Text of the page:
The passing of Uganda’s draconian anti-gay bill provokes outrage in many parts of the world
Political, religious and human rights organisations urge President Yoweri Museveni not to sign draft legislation into law.
While South Africans were celebrating Human Rights Day this week, the parliament in homophobic Uganda passed legislation that criminalises simply identifying as LGBTQI+.
The law prescribes a life sentence for convicted homosexuals and the death penalty for “aggravated homosexuality”.
The passage of the 2023 Anti-Homosexuality Bill completely violates Uganda’s own constitution, many critics say, and has provoked domestic and international outrage. The UN, the US and others have called on President Yoweri Museveni not to sign the bill into law.
Volker Türk, the UN’s High Commissioner for Human Rights, said the passing of the “draconian” and “discriminatory” bill, which he called “probably among the worst of its kind in the world”, was a “deeply troubling development”.
“If signed into law by the president, it will render lesbian, gay and bisexual people in Uganda criminals simply for existing, for being who they are. It could provide carte blanche for the systematic violation of nearly all of their human rights and serve to incite people against each other,” Türk said in a statement.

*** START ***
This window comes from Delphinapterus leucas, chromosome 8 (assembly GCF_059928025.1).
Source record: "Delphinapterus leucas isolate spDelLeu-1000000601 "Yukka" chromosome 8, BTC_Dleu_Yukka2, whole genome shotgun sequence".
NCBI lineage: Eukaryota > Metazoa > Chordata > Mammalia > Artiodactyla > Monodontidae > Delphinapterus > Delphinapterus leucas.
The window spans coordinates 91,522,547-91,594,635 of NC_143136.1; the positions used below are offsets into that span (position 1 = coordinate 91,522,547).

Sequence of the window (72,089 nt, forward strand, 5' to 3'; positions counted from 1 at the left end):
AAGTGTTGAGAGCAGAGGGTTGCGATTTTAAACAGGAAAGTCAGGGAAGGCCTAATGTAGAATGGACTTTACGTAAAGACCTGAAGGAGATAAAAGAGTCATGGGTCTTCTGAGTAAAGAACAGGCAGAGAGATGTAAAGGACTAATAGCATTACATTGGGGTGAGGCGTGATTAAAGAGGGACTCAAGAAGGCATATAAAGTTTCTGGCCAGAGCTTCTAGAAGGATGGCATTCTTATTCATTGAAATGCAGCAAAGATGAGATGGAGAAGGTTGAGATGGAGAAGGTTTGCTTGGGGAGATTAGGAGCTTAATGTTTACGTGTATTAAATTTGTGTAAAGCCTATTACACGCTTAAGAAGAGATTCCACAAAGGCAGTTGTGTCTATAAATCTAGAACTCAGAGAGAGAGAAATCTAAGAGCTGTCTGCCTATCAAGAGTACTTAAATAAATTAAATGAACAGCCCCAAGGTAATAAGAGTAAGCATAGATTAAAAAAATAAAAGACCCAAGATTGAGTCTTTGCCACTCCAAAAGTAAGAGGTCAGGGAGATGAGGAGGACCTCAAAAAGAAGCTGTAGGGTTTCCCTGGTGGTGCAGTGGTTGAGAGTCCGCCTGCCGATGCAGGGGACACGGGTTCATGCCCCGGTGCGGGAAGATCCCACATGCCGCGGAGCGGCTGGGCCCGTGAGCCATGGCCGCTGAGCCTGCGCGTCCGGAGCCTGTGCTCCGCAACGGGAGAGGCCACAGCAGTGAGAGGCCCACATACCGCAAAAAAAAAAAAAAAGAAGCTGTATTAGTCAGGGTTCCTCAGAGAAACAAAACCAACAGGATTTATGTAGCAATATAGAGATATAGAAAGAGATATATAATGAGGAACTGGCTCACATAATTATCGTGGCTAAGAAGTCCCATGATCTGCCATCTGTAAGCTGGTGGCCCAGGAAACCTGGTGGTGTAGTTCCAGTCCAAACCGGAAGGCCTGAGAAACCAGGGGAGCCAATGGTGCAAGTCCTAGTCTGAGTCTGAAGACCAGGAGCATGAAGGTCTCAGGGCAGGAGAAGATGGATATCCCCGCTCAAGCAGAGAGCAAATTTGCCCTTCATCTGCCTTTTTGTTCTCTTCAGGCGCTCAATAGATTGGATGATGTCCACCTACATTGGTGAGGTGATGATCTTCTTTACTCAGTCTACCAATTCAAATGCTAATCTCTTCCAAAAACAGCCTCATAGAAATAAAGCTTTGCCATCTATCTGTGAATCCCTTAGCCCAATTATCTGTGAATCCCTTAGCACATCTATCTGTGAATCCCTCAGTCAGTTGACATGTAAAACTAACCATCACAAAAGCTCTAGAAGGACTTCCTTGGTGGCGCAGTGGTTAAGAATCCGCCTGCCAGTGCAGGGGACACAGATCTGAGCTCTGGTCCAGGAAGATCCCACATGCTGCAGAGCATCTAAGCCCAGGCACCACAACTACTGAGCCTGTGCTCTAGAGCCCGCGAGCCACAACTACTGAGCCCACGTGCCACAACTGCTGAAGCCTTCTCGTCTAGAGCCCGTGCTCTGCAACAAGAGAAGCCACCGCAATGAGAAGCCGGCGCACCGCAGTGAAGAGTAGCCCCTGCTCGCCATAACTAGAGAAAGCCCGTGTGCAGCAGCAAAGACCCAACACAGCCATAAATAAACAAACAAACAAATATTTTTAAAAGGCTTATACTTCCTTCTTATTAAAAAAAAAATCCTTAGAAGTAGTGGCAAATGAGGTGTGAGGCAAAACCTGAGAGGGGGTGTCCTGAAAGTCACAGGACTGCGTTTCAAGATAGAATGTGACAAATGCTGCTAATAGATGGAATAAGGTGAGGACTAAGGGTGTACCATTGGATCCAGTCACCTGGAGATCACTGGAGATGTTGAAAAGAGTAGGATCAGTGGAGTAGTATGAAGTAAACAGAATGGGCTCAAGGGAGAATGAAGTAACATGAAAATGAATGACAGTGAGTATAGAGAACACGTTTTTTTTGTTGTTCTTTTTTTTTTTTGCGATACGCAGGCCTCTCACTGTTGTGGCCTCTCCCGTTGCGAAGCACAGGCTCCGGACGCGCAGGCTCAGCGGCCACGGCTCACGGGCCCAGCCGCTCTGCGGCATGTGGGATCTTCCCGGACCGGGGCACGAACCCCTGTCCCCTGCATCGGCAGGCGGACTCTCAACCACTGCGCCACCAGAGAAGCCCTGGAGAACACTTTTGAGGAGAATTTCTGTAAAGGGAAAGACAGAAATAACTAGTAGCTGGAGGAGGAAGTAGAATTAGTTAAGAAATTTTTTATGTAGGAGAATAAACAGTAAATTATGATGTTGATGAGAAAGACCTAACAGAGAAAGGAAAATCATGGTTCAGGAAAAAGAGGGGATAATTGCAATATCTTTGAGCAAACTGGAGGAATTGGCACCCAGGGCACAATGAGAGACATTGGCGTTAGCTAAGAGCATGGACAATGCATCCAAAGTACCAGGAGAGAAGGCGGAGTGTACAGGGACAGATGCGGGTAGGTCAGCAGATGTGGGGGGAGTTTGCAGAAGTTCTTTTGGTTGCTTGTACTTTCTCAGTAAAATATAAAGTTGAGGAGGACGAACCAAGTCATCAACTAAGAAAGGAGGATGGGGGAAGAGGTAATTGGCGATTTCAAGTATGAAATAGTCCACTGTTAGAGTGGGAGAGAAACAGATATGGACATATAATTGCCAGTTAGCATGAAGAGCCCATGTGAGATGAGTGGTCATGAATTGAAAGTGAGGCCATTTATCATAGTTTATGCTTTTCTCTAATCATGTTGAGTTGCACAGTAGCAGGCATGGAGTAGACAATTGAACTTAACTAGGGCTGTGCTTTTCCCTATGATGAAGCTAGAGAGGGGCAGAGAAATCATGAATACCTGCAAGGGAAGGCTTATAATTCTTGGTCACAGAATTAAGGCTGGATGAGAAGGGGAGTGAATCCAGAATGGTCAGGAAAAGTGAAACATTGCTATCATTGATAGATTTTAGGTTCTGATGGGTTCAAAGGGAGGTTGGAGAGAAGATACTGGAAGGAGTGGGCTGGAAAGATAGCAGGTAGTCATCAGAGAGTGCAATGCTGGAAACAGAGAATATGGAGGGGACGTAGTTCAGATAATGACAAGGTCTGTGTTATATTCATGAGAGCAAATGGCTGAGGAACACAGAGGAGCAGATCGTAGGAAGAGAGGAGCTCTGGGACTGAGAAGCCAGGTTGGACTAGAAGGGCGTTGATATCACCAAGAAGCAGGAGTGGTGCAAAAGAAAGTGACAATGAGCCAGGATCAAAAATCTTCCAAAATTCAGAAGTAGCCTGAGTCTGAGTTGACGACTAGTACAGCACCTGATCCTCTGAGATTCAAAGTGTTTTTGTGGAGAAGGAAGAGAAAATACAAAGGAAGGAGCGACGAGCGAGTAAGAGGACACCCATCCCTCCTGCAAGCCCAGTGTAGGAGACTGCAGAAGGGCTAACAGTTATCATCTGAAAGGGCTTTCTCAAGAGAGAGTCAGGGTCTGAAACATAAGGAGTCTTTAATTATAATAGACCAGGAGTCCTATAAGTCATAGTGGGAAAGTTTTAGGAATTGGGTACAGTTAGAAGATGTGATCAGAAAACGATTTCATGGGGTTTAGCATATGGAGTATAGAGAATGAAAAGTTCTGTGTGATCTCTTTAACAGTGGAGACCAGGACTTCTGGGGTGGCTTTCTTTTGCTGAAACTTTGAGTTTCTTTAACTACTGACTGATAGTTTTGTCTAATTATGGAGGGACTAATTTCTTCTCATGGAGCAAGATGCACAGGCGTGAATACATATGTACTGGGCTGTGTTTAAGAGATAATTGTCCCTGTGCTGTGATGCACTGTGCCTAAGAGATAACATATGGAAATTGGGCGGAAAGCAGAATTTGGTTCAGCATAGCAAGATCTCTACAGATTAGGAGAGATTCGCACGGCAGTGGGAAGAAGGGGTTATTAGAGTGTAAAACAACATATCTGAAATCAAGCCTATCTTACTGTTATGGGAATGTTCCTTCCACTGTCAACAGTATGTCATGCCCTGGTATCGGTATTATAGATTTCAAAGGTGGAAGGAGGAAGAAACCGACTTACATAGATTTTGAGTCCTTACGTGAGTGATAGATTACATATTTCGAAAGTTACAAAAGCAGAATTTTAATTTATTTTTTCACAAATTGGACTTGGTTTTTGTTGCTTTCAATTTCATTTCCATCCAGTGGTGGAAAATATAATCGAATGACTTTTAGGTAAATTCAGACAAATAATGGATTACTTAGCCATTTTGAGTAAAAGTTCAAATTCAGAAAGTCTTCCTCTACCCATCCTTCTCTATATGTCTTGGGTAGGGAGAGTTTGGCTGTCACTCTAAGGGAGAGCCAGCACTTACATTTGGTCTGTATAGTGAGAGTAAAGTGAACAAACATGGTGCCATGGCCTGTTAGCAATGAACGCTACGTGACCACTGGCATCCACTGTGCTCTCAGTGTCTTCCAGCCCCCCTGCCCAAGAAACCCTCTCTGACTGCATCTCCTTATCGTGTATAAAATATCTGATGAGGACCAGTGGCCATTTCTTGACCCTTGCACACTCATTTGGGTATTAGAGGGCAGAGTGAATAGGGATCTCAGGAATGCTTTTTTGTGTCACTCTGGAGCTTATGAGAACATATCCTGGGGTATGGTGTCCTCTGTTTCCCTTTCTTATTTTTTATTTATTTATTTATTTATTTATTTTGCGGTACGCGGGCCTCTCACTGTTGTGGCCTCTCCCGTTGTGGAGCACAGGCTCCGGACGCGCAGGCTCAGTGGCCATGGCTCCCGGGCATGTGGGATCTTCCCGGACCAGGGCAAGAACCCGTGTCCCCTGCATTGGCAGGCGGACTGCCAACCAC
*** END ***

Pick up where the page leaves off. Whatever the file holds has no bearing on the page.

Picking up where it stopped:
US President Joe Biden had “grave concerns” about the bill as well as increasing violence targeting LGBTQI+ persons, White House spokesperson Karine Jean-Pierre said this week. “If the [bill] is signed into law and enacted, it would impinge on universal human rights, jeopardise progress in the fight against HIV/Aids, deter tourism and investment in Uganda, and damage Uganda’s international reputation.
“The bill is one of the most extreme anti-LGBQTI measures in the world. Human rights are universal – no one should be attacked, imprisoned or killed simply because of who they are or whom they love.”
A US official told CNN that the country’s ambassador to the UN, Linda Thomas-Greenfield, had spoken twice with Museveni to express “deep concern” about the bill.
Anglican Archbishop Thabo Makgoba has appealed for Museveni not to sign the bill into law. In a message on Thursday to his Ugandan counterpart, Archbishop Stephen Samuel Kaziimba Mugalu, said: “It is our prayer that as your country lives with the implications of this discriminatory bill, the Church will promote inclusiveness and care for all God’s people.
“It is our sincere prayer that the president will not sign this bill into law and we pray that the Church will urge him not to do so.”
The most disturbing aspect of the bill is that it creates the new crime of “aggravated homosexuality”, which could incur the death penalty for a “serial offender” or one who has gay sex involving incest; or without consent; or under duress; or with children; or – even with their consent – with people with mental or physical disabilities.
“If the law comes into force, it will violate the rights to freedom of expression and association; liberty; privacy; equality; freedom from discrimination, inhuman and degrading treatment; and a fair hearing – all guaranteed under Ugandan and international law – for all Ugandans,” said Human Rights Watch.
“The provisions of the anti-homosexuality bill are barbaric, discriminatory and unconstitutional,” tweeted Sarah Kasande, a lawyer and human rights activist in Kampala.